Plaintiff also fails to state a claim because his allegations regarding others who received more favorable treatment are vague and conclusory. Although Plaintiff alleges that "[y]ounger, less experienced persons were brought on to fulfill the same duties he had" and that these "younger employees were favored by management" and "were granted leave, intermittent leave and without pay" (id. ¶¶ 55, 57), Plaintiff fails to identify any of these "younger employees" by name, fails to provide even a rough approximation of how many of these "younger employees" received the favorable treatment, and does not allege that these "younger employees" were "substantially younger" than him. Brazill v. Cal. Northstate Coll. of Pharmacy, LLC, 904 F. Supp. 2d 1047, 1052-53 (E.D. Cal. 2012) ("[T]he replacement of a slightly younger employee will not give rise to a successful ADEA claim. . . . [A] ten-year age difference would be considered substantial.").
Accordingly, Plaintiff's ADEA claim is dismissed. The dismissal is with leave to amend because it may be possible for Plaintiff to cure the aforementioned defects.
B. Title VII Race And Sex Discrimination
To plead a claim under Title VII for race or sex discrimination, a plaintiff must allege that: "(1) he belongs to a protected class; (2) he was qualified for the position; (3) he was subject to an adverse employment action; and (4) similarly situated individuals outside his protected class were treated more favorably." Chuang v. Univ. of Cal. Davis, 225 F.3d 1115, 1123 (9th Cir. 2000). See also Cloud v. Brennan, 436 F. Supp. 3d at 1304 (applying this test to sex discrimination claim at pleading stage); Rivera, 2016 WL 3548763 at *4 (applying this test to race discrimination claim at pleading stage).
An initial problem with Plaintiff's Title VII claim is that, in his response brief, he did not respond to the Agency's arguments regarding the insufficiency of that claim. The Agency therefore argues that summary dismissal of that claim is warranted. (Doc. 17 at 9.) The Agency is correct that "the Court is entitled to treat Plaintiff['s] failure to respond as waiver of the issue and consent to Defendant['s] argument." Doe v. Dickenson, 2008 WL 4933964, *5 (D. Ariz. 2008). See also Burk v. State Farm Fire & Cas. Ins. Co., 2017 WL 4676588, *3 (D. Ariz. 2017) ("Failure to respond to an argument is a basis upon which to grant Defendant's motion.").
The Court nonetheless will review the sufficiency of Plaintiff's Title VII claim on its merits. Based on that review, the Court concludes that Plaintiff has failed to state a Title VII claim. Plaintiff alleges that he is a white male (Doc. 1 ¶¶ 1, 6), so he has successfully pleaded that he belongs to a protected class for race and sex discrimination purposes. Oncale v. Sundowner Offshore Servs., Inc., 523 U.S. 75, 78 (1998) ("Title VII's prohibition of discrimination 'because of . . . sex' protects men as well as women . . . .") (first alteration in original); Aragon v. Republic Silver State Disposal, Inc., 292 F.3d 654, 659 (9th Cir. 2002) ("It is well-established that Title VII applies to any racial group, whether minority or majority."). But as with the age discrimination claim, Plaintiff's Title VII claim begins to founder on prong two, because nowhere in the complaint does Plaintiff allege that he was sufficiently qualified for his position. Compare Sumera v. Holder, 2014 WL 3058278, *6 (N.D. Cal. 2014) (concluding plaintiff's allegations that he "was qualified," "was ably performing his job," "was recognized as having done the job without problem," and received a positive performance evaluation "sufficiently address Plaintiff's qualifications for his position").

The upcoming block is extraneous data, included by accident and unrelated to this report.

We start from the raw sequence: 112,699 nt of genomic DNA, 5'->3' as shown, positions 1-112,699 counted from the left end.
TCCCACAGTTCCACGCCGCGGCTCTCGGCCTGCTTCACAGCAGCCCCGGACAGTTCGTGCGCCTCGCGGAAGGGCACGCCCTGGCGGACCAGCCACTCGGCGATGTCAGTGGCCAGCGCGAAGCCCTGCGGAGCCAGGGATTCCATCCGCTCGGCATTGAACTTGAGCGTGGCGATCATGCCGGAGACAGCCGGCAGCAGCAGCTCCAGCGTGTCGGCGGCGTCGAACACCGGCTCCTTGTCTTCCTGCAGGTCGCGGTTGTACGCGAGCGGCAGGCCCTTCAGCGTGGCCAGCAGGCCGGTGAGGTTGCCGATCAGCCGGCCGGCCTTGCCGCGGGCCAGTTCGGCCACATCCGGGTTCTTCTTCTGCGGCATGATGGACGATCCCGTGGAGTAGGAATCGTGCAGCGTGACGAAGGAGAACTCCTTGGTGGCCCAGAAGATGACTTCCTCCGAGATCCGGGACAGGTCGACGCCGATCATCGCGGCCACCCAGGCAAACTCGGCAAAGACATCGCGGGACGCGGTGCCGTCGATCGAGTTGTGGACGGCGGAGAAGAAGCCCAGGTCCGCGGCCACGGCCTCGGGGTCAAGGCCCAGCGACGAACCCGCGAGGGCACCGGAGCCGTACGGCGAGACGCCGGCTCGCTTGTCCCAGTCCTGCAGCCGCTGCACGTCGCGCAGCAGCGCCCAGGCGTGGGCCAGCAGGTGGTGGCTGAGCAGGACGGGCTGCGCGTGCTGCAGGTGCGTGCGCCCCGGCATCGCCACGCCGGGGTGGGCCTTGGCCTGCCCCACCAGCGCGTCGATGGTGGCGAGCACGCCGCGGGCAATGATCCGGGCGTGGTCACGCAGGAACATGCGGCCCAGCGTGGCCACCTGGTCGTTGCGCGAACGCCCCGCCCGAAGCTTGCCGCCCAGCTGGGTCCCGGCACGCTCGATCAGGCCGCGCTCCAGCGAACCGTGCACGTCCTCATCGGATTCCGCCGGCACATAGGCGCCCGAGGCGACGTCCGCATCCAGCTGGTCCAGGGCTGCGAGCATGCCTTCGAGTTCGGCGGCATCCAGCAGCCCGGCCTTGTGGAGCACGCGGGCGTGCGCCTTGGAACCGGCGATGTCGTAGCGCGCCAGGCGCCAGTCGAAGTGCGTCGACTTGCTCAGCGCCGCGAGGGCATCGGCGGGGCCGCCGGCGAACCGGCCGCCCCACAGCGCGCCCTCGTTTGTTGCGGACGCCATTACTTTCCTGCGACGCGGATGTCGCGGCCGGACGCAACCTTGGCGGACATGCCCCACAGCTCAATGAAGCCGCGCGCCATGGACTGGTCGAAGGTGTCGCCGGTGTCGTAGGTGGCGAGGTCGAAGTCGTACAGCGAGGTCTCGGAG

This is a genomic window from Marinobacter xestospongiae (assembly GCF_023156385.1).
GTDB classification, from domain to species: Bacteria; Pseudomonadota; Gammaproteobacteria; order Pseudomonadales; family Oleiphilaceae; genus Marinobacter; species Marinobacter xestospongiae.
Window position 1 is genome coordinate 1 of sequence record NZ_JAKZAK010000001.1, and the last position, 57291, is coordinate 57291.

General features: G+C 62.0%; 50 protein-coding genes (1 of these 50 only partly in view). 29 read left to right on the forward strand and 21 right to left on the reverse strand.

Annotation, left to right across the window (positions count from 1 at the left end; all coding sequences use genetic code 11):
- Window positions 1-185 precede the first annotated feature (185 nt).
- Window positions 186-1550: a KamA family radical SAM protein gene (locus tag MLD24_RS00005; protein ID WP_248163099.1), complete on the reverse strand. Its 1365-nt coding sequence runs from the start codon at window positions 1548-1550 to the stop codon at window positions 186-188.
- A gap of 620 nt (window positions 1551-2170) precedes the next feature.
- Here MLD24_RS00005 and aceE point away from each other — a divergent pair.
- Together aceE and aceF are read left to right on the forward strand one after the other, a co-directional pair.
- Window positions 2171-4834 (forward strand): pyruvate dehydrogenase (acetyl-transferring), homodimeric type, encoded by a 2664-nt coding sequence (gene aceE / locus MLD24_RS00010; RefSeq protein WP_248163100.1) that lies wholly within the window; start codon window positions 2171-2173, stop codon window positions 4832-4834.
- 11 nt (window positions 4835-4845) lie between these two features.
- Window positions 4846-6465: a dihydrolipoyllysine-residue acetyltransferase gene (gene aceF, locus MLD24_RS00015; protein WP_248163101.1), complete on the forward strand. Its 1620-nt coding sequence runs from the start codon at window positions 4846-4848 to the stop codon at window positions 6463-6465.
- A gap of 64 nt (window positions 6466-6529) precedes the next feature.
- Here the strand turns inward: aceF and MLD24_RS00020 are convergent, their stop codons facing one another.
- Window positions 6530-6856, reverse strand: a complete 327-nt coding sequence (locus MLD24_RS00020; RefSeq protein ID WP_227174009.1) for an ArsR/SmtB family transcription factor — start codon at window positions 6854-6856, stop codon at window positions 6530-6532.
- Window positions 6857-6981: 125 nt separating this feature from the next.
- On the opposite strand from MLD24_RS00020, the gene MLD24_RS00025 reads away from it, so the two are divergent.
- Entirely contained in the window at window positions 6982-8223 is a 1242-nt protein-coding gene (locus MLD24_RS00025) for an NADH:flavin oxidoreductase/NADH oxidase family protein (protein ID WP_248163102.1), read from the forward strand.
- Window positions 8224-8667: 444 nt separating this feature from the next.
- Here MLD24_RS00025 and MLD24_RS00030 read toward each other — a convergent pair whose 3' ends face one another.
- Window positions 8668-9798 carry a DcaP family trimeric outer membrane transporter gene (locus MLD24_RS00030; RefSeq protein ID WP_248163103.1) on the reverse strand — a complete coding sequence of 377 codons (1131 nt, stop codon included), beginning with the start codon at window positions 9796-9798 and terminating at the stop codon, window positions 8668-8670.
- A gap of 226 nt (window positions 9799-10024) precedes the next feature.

Further, as for prong four, Plaintiff fails to allege any facts to support his conclusory assertion that Holsome-Benion, who seems to have held a supervisory role over Plaintiff (Doc. 1 ¶ 32; Doc. 10-2 at 2), was in fact similarly situated to him. Bekkem v. Wilkie, 915 F.3d 1258, 1275 (10th Cir. 2019) ("[I]t is insufficient for a plaintiff to allege, for instance, that she did not receive an employment benefit that similarly situated employees received. A plaintiff's assertion that she is similarly situated to other employees is just a legal conclusion—and a legal conclusion is never enough.") (citation and internal quotation marks omitted); Barrett v. Kaiser Found. Health Plan of Nw., 2015 WL 1491037, *3 (D. Or. 2015) (allegation "that Defendant treated one similarly situated non-African American employee, Mark Bennet, more favorably than Plaintiff 'under similar, or more egregious, circumstances . . . . provides no more than a conclusory assertion that Plaintiff and Mr. Bennett were similarly situated, and further fails to allege any facts related to the circumstances of Mr. Bennett's discipline"). See also Vasquez v. County of Los Angeles, 349 F.3d 634, 641 (9th Cir. 2003) ("Employees in supervisory positions are generally deemed not to be similarly situated to lower level employees."). Plaintiff similarly fails to allege that the other comparators—unspecified female or African American employees—were similarly situated.
Plaintiff's Title VII claim is therefore dismissed. The dismissal is with leave to amend because it may be possible for Plaintiff to cure the aforementioned defects.
IT IS ORDERED that the Agency's motion to dismiss (Doc. 10) is granted. The ADA and ADAAA claims are dismissed without leave to amend. Plaintiff's claims regarding the processing of his administrative complaint are also dismissed without leave to amend. Plaintiff's untimely claims and his claims under Title VII and the ADEA are dismissed with leave to amend, as discussed above.
IT IS FURTHER ORDERED that Plaintiff may file and serve a First Amended Complaint ("FAC") within 14 days from the date of this order. If Plaintiff files a FAC, the changes shall be limited to curing the deficiencies raised in this order and Plaintiff shall, consistent with LRCiv 15.1(a), attach a redlined version of the pleading as an exhibit.
Dated this 22nd day of February, 2021.
Dominic W. Lanza
United States District Judge